Ever since graphene—the two-dimensional network of carbon atoms—burst onto the science scene in 2004, the possibilities for the promising material have seemed nearly endless. With its ultra-strong and lightweight structure, graphene has potential for many applications in high-performance electronics, high-strength materials and energy devices. But development of those applications often require graphene materials to be as structurally perfect as possible in order to achieve extraordinary electrical, mechanical or thermal properties.

The most important graphene property for Huang's hair dye, however, is simply its color: black. So Huang's team used graphene oxide, an imperfect version of graphene that is a cheaper, more available oxidized derivative.

"Our hair dye solves a real-world problem without relying on very high-quality graphene, which is extremely difficult to make," Huang said. "I feel optimistic about this application."

Still, future versions of the dye could someday potentially leverage graphene's notable properties, including its highly conductive nature.

"People could apply this dye to make hair conductive on the surface," Huang said. "It could then be integrated with wearable electronics or become a conductive probe. We are only limited by our imagination."

So far, Huang has developed -based in multiple shades of brown and black. Next, he plans to experiment with more colors.

Explore further: Atomically thin building blocks could make optoelectrical devices more efficient

More information: Multifunctional graphene hair dye, Chem (2018). DOI: 10.1016/j.chempr.2018.02.021

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gkam
3 / 5 (2) Mar 16, 2018
I think we will rue the rapid exposure of these particles and fine fibers.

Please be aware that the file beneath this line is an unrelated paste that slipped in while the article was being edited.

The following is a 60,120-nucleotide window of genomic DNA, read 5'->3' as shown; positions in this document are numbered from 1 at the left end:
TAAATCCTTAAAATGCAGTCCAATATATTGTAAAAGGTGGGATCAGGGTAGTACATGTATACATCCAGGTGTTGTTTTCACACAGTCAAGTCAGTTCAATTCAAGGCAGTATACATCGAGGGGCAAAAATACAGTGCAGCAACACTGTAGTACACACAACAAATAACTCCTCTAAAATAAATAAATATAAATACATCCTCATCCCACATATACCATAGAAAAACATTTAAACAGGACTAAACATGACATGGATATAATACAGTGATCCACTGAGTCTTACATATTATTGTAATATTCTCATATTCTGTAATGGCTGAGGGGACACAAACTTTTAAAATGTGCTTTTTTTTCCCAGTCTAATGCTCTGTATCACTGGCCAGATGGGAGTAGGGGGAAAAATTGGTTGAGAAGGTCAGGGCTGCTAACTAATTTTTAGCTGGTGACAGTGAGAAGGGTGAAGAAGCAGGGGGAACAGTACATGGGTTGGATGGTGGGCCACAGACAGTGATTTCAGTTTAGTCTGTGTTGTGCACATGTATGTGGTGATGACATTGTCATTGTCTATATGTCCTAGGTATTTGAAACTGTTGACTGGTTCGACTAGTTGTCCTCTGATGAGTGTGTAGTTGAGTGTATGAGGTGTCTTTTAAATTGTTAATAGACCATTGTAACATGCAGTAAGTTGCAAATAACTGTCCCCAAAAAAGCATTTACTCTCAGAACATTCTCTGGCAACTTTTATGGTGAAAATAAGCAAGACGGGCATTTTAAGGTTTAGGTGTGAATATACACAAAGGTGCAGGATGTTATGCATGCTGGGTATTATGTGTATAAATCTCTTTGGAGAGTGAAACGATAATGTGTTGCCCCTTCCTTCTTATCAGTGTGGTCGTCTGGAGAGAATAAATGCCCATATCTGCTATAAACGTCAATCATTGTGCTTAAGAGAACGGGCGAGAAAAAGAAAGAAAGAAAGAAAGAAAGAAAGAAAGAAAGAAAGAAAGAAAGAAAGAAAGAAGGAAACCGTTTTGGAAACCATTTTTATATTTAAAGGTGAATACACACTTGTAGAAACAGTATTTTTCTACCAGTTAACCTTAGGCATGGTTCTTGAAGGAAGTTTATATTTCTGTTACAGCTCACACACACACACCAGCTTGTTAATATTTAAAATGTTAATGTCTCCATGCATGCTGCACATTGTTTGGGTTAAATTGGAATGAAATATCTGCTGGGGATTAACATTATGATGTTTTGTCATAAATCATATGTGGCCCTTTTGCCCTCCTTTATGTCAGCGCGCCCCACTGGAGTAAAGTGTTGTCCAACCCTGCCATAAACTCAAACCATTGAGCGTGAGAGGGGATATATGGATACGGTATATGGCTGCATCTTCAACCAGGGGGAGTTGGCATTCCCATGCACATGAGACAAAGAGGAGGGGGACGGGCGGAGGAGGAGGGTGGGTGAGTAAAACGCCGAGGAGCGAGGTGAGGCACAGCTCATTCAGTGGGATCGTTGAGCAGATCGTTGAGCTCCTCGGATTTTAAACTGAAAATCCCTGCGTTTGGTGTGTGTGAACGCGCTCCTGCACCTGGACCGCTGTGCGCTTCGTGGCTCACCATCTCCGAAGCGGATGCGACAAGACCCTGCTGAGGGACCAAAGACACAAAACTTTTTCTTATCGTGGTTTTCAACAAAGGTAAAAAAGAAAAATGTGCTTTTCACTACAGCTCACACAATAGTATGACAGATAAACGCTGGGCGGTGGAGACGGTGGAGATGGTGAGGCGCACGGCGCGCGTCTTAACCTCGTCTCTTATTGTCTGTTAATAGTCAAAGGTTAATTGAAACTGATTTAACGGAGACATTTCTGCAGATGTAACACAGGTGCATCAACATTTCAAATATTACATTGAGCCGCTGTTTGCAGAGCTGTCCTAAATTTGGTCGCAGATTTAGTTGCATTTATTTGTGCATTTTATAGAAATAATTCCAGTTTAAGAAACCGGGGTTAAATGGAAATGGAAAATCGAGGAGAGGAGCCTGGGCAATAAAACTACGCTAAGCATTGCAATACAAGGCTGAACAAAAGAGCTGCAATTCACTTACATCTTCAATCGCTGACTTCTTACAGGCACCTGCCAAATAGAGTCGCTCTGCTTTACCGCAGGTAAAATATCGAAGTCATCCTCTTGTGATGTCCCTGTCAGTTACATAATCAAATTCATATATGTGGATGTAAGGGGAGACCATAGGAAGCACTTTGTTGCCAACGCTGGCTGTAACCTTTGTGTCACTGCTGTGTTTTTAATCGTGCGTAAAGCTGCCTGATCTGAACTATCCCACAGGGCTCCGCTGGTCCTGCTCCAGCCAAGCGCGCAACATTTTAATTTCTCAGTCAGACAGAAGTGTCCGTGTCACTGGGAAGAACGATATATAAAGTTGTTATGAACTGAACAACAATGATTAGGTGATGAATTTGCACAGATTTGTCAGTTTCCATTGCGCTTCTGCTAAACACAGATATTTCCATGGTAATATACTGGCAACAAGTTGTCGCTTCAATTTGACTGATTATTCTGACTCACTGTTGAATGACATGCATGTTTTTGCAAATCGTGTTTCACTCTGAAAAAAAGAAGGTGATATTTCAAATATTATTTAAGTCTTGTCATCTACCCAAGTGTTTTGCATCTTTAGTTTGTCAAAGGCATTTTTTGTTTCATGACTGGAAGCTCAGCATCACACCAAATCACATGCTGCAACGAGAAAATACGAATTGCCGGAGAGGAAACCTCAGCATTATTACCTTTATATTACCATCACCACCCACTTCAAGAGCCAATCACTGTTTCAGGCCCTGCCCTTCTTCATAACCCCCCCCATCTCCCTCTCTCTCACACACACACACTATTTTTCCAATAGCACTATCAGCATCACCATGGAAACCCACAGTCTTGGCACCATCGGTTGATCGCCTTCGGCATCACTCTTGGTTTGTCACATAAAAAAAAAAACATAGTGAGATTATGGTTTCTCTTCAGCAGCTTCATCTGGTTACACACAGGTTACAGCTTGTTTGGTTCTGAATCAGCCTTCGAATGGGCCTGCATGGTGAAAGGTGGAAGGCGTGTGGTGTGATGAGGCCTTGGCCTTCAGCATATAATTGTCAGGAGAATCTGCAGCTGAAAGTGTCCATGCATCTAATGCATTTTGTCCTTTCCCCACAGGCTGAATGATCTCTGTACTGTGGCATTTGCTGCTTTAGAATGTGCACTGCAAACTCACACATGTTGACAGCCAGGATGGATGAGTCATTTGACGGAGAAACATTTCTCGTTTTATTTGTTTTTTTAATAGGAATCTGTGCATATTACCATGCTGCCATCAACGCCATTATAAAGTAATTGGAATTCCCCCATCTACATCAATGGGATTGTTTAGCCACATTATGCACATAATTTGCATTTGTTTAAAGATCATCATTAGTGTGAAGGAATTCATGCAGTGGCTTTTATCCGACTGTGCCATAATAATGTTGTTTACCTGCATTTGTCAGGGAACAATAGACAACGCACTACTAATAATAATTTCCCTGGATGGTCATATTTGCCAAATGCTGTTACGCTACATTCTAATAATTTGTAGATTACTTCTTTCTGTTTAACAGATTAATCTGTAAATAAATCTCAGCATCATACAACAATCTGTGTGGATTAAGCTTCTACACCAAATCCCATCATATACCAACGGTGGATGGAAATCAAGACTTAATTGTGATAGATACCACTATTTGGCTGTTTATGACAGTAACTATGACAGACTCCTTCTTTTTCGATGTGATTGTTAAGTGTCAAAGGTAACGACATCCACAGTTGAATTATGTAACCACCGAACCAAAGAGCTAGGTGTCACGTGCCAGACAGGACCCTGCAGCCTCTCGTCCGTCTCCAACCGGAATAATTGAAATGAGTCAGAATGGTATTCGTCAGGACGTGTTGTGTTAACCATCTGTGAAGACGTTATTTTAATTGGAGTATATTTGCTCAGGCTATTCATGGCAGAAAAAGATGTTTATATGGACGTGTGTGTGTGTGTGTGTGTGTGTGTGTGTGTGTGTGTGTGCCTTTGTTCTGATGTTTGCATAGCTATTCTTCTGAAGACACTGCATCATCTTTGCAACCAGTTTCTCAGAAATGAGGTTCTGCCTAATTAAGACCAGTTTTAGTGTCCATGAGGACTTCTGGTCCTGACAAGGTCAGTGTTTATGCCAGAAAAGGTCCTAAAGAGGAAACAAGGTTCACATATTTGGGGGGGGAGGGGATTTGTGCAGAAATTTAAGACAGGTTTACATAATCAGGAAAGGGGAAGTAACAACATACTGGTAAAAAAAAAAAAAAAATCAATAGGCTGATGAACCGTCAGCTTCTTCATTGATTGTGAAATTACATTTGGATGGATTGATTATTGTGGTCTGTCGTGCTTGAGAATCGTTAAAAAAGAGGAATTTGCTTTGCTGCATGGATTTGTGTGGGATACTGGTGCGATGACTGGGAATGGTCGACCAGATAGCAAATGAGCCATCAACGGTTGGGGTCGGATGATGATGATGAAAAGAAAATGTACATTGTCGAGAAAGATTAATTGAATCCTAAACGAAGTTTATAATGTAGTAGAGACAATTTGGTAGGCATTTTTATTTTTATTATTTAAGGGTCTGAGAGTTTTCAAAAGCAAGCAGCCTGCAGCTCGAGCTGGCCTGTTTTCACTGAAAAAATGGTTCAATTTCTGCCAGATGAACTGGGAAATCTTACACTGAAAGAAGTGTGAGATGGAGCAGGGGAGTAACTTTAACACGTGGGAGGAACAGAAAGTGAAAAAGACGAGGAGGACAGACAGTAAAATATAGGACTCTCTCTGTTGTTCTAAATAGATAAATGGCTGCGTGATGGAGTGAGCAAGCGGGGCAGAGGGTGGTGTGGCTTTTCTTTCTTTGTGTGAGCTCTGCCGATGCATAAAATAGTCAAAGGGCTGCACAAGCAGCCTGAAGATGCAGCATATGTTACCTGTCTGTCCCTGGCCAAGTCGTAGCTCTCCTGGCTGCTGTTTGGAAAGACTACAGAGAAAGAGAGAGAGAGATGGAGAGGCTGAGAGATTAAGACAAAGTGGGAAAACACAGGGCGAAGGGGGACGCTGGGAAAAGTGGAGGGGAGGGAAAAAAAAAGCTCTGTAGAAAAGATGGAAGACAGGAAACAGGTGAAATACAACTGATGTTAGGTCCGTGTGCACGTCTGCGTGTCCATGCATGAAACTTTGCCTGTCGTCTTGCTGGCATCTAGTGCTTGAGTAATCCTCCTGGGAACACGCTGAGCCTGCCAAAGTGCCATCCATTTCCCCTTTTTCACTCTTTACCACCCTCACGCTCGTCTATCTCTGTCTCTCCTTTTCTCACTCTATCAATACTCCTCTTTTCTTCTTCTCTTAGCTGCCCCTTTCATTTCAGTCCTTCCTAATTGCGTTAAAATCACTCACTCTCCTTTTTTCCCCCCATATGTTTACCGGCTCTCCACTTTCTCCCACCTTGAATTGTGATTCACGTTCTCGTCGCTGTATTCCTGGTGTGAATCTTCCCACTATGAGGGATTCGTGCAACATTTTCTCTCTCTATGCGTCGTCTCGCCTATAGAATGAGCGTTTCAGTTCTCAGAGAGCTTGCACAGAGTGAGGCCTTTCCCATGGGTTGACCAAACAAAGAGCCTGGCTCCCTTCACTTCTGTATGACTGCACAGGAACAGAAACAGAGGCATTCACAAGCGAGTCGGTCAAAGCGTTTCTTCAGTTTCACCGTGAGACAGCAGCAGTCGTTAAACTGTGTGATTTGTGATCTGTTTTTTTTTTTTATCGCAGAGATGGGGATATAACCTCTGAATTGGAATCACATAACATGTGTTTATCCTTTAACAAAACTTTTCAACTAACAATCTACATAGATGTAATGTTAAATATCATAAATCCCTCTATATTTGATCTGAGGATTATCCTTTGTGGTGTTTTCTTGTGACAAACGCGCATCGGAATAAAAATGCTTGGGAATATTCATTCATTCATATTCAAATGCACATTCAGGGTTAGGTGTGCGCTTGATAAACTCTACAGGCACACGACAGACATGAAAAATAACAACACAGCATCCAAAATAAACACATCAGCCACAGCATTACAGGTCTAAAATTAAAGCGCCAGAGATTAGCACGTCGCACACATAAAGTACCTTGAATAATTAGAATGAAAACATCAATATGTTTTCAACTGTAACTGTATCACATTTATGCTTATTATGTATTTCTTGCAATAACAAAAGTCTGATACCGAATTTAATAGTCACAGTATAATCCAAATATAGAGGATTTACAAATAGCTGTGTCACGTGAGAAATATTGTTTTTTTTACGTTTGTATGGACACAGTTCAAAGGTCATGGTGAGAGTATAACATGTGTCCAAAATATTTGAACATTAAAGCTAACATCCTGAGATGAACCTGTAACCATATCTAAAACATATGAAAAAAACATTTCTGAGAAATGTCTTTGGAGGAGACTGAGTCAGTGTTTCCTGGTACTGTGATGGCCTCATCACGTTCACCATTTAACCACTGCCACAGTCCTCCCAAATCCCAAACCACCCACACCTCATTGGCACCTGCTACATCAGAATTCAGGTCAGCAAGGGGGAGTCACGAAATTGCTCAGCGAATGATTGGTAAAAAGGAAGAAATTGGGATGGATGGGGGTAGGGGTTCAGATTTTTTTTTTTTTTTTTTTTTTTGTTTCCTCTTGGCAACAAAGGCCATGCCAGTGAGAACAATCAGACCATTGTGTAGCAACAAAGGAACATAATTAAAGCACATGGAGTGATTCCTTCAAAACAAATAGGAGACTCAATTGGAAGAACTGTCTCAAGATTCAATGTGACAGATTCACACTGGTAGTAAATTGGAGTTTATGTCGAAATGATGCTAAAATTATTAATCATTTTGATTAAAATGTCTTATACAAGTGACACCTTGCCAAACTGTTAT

Tests run for NASA in 1979 showed the results from the combustion of graphitic composites to be a cloud of smoke made up of tiny needles of carbon, the size to lodge in the lungs, capable of moving through the body, opaque to RF and conductive, the cloud shorts out power system components and blocks communications and radar.
Eikka
3 / 5 (2) Mar 17, 2018
I think we will rue the rapid exposure of these particles and fine fibers.


Graphene particles are the same thing as fine pencil dust.

That's how graphene was found - by rubbing pencil on a piece of tape and then sticking the tape on itself to peel off layers of the graphite until single flakes of graphene remained.

People have been exposed to the stuff since the 16th century.
gkam
1 / 5 (1) Mar 17, 2018
Ignorance. Look up the NASA study.
Eikka
1 / 5 (1) Mar 17, 2018
Ignorance. Look up the NASA study.


That hasn't got anything to do with anything, unless you're going around burning pencils and people's hair. You're just making irrelevant complaints.
Eikka
1 / 5 (1) Mar 18, 2018
People have been exposed to the stuff since the 16th century.
Yes, and their cancer is https://en.wikipe...arcinoma of exfoliated graphene.


Again, the question was about pencil dust, not smoke and soot.
gkam
not rated yet Mar 18, 2018
Eikka, you are showing us why it is not a good idea to pretend to know stuff.
gkam
not rated yet Mar 18, 2018
The NASA report dealt with the most pervasive form of graphite, the carbon fiber materials.
We are in for a nasty surprise.